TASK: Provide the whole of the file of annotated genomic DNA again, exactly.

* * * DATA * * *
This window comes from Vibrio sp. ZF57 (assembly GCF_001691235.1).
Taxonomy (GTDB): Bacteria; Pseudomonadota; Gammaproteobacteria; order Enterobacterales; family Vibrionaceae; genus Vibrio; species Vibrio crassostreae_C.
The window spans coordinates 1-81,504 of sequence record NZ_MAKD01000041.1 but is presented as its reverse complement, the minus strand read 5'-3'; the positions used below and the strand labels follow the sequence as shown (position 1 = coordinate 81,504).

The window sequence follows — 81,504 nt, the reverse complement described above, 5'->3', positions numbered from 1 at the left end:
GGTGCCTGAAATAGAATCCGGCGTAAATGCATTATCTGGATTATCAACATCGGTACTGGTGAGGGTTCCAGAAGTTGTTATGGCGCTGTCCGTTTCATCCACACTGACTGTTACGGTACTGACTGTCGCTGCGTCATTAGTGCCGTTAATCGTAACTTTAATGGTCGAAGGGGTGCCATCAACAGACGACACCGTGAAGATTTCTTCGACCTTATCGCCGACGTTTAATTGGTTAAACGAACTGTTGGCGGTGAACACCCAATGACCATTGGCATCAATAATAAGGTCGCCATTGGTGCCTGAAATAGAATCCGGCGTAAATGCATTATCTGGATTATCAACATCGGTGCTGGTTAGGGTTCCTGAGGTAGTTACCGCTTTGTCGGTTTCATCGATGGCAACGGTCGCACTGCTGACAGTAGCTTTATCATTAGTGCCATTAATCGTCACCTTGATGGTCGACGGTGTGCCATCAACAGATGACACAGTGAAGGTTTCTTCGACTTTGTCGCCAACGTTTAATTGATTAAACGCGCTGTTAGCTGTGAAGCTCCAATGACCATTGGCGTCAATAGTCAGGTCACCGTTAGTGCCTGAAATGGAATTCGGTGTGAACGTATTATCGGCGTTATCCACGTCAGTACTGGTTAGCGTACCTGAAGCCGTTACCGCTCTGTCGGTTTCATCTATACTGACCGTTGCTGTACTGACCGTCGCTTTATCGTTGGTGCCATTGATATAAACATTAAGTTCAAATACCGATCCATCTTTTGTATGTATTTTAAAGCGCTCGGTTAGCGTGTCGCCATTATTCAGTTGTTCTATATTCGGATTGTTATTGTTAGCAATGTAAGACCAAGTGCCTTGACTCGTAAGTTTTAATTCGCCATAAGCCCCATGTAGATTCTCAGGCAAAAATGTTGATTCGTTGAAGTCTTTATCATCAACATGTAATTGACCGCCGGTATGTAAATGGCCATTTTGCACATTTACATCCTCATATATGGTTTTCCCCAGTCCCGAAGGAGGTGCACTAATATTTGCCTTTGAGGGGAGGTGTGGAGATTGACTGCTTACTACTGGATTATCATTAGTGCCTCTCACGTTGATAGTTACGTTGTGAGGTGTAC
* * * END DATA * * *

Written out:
This window comes from Vibrio sp. ZF57 (assembly GCF_001691235.1).
Taxonomy (GTDB): Bacteria; Pseudomonadota; Gammaproteobacteria; order Enterobacterales; family Vibrionaceae; genus Vibrio; species Vibrio crassostreae_C.
The window spans coordinates 1-81,504 of sequence record NZ_MAKD01000041.1 but is presented as its reverse complement, the minus strand read 5'-3'; the positions used below and the strand labels follow the sequence as shown (position 1 = coordinate 81,504).

The window sequence follows — 81,504 nt, the reverse complement described above, 5'->3', positions numbered from 1 at the left end:
GGTGCCTGAAATAGAATCCGGCGTAAATGCATTATCTGGATTATCAACATCGGTACTGGTGAGGGTTCCAGAAGTTGTTATGGCGCTGTCCGTTTCATCCACACTGACTGTTACGGTACTGACTGTCGCTGCGTCATTAGTGCCGTTAATCGTAACTTTAATGGTCGAAGGGGTGCCATCAACAGACGACACCGTGAAGATTTCTTCGACCTTATCGCCGACGTTTAATTGGTTAAACGAACTGTTGGCGGTGAACACCCAATGACCATTGGCATCAATAATAAGGTCGCCATTGGTGCCTGAAATAGAATCCGGCGTAAATGCATTATCTGGATTATCAACATCGGTGCTGGTTAGGGTTCCTGAGGTAGTTACCGCTTTGTCGGTTTCATCGATGGCAACGGTCGCACTGCTGACAGTAGCTTTATCATTAGTGCCATTAATCGTCACCTTGATGGTCGACGGTGTGCCATCAACAGATGACACAGTGAAGGTTTCTTCGACTTTGTCGCCAACGTTTAATTGATTAAACGCGCTGTTAGCTGTGAAGCTCCAATGACCATTGGCGTCAATAGTCAGGTCACCGTTAGTGCCTGAAATGGAATTCGGTGTGAACGTATTATCGGCGTTATCCACGTCAGTACTGGTTAGCGTACCTGAAGCCGTTACCGCTCTGTCGGTTTCATCTATACTGACCGTTGCTGTACTGACCGTCGCTTTATCGTTGGTGCCATTGATATAAACATTAAGTTCAAATACCGATCCATCTTTTGTATGTATTTTAAAGCGCTCGGTTAGCGTGTCGCCATTATTCAGTTGTTCTATATTCGGATTGTTATTGTTAGCAATGTAAGACCAAGTGCCTTGACTCGTAAGTTTTAATTCGCCATAAGCCCCATGTAGATTCTCAGGCAAAAATGTTGATTCGTTGAAGTCTTTATCATCAACATGTAATTGACCGCCGGTATGTAAATGGCCATTTTGCACATTTACATCCTCATATATGGTTTTCCCCAGTCCCGAAGGAGGTGCACTAATATTTGCCTTTGAGGGGAGGTGTGGAGATTGACTGCTTACTACTGGATTATCATTAGTGCCTCTCACGTTGATAGTTACGTTGTGAGGTGTAC